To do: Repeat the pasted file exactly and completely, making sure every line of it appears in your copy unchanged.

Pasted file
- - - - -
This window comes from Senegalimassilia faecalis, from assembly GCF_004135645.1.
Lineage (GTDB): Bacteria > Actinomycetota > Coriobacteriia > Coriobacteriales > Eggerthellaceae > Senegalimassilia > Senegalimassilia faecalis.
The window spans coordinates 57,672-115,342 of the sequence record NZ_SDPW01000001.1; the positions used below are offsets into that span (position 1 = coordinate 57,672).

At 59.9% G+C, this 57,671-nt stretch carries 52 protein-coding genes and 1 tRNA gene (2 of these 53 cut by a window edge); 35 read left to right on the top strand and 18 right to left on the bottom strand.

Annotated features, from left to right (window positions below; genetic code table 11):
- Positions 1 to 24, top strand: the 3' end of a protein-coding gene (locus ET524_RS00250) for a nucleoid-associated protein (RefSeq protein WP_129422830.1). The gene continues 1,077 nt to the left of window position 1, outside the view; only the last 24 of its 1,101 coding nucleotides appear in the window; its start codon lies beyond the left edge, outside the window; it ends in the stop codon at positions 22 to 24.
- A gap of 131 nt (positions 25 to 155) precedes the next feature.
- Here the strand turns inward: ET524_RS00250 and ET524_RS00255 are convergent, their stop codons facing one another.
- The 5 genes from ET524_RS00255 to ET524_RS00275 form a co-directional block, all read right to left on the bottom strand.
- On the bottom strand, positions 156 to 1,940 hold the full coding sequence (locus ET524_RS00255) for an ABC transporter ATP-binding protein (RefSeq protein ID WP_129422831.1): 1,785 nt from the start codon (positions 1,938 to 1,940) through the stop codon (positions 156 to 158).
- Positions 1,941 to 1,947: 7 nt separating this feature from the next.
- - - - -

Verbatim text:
This window comes from Senegalimassilia faecalis, from assembly GCF_004135645.1.
Lineage (GTDB): Bacteria > Actinomycetota > Coriobacteriia > Coriobacteriales > Eggerthellaceae > Senegalimassilia > Senegalimassilia faecalis.
The window spans coordinates 57,672-115,342 of the sequence record NZ_SDPW01000001.1; the positions used below are offsets into that span (position 1 = coordinate 57,672).

At 59.9% G+C, this 57,671-nt stretch carries 52 protein-coding genes and 1 tRNA gene (2 of these 53 cut by a window edge); 35 read left to right on the top strand and 18 right to left on the bottom strand.

Annotated features, from left to right (window positions below; genetic code table 11):
- Positions 1 to 24, top strand: the 3' end of a protein-coding gene (locus ET524_RS00250) for a nucleoid-associated protein (RefSeq protein WP_129422830.1). The gene continues 1,077 nt to the left of window position 1, outside the view; only the last 24 of its 1,101 coding nucleotides appear in the window; its start codon lies beyond the left edge, outside the window; it ends in the stop codon at positions 22 to 24.
- A gap of 131 nt (positions 25 to 155) precedes the next feature.
- Here the strand turns inward: ET524_RS00250 and ET524_RS00255 are convergent, their stop codons facing one another.
- The 5 genes from ET524_RS00255 to ET524_RS00275 form a co-directional block, all read right to left on the bottom strand.
- On the bottom strand, positions 156 to 1,940 hold the full coding sequence (locus ET524_RS00255) for an ABC transporter ATP-binding protein (RefSeq protein ID WP_129422831.1): 1,785 nt from the start codon (positions 1,938 to 1,940) through the stop codon (positions 156 to 158).
- Positions 1,941 to 1,947: 7 nt separating this feature from the next.